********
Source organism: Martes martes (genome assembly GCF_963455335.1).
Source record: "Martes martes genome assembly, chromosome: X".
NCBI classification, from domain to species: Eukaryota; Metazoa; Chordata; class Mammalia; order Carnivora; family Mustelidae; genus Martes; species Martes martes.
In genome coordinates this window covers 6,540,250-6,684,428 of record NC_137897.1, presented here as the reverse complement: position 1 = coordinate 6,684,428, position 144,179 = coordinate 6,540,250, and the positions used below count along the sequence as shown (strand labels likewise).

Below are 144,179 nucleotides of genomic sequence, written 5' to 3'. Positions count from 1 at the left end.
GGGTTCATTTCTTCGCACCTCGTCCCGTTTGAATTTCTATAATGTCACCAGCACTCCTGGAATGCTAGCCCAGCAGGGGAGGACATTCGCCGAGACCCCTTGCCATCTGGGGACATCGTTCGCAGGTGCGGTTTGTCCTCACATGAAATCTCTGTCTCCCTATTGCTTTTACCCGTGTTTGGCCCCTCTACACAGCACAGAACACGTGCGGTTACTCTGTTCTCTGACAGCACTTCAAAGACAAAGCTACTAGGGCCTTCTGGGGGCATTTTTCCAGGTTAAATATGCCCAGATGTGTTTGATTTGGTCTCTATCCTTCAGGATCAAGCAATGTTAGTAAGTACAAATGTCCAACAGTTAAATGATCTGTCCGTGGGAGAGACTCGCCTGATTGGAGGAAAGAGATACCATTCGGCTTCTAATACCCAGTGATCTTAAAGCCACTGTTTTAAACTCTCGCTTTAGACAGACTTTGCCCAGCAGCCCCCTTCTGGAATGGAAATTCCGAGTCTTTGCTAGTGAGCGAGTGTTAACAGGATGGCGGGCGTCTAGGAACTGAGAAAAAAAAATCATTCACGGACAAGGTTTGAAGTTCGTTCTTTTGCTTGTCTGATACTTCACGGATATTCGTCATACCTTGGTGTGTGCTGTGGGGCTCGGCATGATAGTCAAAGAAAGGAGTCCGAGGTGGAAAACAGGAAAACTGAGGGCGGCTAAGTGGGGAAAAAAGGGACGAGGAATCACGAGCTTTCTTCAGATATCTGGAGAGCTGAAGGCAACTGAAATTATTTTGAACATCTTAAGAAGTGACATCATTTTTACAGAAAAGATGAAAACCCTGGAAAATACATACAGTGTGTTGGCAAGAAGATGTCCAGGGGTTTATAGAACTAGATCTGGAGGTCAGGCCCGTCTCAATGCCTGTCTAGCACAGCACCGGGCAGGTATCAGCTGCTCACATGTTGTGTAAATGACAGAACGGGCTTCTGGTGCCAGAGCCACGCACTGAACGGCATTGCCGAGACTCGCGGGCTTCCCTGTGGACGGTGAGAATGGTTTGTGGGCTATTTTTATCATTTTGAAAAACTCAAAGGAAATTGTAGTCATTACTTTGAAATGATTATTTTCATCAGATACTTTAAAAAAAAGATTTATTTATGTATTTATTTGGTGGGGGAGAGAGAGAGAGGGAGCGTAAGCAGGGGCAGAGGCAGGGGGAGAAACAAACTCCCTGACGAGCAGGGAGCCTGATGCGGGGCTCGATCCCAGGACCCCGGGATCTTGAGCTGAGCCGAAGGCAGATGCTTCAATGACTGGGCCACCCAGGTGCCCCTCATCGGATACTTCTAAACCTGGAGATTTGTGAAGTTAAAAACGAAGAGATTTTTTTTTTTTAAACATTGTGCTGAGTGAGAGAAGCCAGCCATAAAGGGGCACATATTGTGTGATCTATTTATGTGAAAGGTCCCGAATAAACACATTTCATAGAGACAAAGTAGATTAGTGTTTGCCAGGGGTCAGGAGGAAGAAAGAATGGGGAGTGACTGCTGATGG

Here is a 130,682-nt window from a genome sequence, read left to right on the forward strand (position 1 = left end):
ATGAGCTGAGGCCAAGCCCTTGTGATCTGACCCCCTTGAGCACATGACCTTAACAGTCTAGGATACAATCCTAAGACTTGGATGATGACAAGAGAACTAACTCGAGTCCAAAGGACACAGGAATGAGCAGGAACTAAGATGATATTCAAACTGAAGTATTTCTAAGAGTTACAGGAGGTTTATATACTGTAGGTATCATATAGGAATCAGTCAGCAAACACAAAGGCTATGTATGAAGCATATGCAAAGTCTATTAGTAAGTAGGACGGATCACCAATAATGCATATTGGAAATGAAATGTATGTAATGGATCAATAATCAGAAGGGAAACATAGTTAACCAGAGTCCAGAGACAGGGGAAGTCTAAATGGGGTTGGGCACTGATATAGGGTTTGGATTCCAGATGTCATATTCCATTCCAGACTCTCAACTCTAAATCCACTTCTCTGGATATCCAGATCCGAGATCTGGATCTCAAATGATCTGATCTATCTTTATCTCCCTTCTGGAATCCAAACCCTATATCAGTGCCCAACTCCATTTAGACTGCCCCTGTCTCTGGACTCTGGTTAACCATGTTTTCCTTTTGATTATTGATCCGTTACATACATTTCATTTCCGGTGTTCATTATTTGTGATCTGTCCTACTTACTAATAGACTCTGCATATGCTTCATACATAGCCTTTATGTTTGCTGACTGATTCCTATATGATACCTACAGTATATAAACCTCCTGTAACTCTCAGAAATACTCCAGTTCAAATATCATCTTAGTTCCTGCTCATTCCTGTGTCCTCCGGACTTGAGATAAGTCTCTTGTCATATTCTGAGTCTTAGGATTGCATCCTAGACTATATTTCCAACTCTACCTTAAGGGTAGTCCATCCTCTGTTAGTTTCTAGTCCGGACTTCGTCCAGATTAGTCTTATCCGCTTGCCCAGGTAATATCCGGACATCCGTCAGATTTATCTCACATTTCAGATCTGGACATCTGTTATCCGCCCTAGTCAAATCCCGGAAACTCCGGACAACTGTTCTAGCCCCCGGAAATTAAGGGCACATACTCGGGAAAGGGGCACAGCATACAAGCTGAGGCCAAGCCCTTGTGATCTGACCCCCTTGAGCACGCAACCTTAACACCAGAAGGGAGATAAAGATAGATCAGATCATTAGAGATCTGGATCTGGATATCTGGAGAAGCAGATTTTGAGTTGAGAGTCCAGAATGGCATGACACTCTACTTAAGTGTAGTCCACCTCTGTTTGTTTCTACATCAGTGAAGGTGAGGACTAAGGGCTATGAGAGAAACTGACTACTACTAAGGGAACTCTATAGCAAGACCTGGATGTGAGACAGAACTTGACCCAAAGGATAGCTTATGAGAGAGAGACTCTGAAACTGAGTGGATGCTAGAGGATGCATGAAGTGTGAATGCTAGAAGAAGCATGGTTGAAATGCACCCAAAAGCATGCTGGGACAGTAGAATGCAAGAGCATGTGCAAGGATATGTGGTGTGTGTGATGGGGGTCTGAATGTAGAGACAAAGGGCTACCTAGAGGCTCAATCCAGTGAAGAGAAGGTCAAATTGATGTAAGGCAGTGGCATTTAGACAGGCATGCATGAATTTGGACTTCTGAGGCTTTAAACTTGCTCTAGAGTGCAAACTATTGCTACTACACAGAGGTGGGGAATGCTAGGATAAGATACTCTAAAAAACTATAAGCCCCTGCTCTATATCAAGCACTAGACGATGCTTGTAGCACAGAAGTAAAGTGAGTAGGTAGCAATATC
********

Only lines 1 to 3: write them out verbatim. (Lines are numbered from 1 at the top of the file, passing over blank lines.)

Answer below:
Source organism: Martes martes (genome assembly GCF_963455335.1).
Source record: "Martes martes genome assembly, chromosome: X".
NCBI classification, from domain to species: Eukaryota; Metazoa; Chordata; class Mammalia; order Carnivora; family Mustelidae; genus Martes; species Martes martes.